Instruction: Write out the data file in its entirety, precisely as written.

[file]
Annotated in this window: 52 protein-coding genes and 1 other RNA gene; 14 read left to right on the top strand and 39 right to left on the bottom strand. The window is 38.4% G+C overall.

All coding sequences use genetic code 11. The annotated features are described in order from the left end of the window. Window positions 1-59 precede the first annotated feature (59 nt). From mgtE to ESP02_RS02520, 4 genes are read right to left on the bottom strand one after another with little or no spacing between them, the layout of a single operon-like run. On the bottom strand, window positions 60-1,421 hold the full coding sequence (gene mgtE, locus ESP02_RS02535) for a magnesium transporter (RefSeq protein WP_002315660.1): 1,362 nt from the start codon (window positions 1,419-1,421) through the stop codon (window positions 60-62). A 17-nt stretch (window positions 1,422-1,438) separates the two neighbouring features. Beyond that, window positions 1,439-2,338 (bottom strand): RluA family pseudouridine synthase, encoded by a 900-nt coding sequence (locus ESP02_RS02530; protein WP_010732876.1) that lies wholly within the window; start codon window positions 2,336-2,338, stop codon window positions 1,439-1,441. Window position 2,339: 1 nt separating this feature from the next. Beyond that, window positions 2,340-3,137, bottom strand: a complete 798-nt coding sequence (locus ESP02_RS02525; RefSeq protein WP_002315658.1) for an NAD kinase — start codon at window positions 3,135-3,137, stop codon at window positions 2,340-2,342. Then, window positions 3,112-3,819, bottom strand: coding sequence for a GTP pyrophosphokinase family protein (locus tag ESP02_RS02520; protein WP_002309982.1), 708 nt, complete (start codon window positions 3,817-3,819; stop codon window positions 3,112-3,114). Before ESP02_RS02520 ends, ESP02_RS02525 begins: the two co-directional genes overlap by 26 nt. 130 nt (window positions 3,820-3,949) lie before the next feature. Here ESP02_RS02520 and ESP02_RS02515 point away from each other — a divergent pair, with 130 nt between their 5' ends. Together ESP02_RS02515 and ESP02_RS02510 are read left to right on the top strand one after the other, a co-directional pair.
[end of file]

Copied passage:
Annotated in this window: 52 protein-coding genes and 1 other RNA gene; 14 read left to right on the top strand and 39 right to left on the bottom strand. The window is 38.4% G+C overall.

All coding sequences use genetic code 11. The annotated features are described in order from the left end of the window. Window positions 1-59 precede the first annotated feature (59 nt). From mgtE to ESP02_RS02520, 4 genes are read right to left on the bottom strand one after another with little or no spacing between them, the layout of a single operon-like run. On the bottom strand, window positions 60-1,421 hold the full coding sequence (gene mgtE, locus ESP02_RS02535) for a magnesium transporter (RefSeq protein WP_002315660.1): 1,362 nt from the start codon (window positions 1,419-1,421) through the stop codon (window positions 60-62). A 17-nt stretch (window positions 1,422-1,438) separates the two neighbouring features. Beyond that, window positions 1,439-2,338 (bottom strand): RluA family pseudouridine synthase, encoded by a 900-nt coding sequence (locus ESP02_RS02530; protein WP_010732876.1) that lies wholly within the window; start codon window positions 2,336-2,338, stop codon window positions 1,439-1,441. Window position 2,339: 1 nt separating this feature from the next. Beyond that, window positions 2,340-3,137, bottom strand: a complete 798-nt coding sequence (locus ESP02_RS02525; RefSeq protein WP_002315658.1) for an NAD kinase — start codon at window positions 3,135-3,137, stop codon at window positions 2,340-2,342. Then, window positions 3,112-3,819, bottom strand: coding sequence for a GTP pyrophosphokinase family protein (locus tag ESP02_RS02520; protein WP_002309982.1), 708 nt, complete (start codon window positions 3,817-3,819; stop codon window positions 3,112-3,114). Before ESP02_RS02520 ends, ESP02_RS02525 begins: the two co-directional genes overlap by 26 nt. 130 nt (window positions 3,820-3,949) lie before the next feature. Here ESP02_RS02520 and ESP02_RS02515 point away from each other — a divergent pair, with 130 nt between their 5' ends. Together ESP02_RS02515 and ESP02_RS02510 are read left to right on the top strand one after the other, a co-directional pair.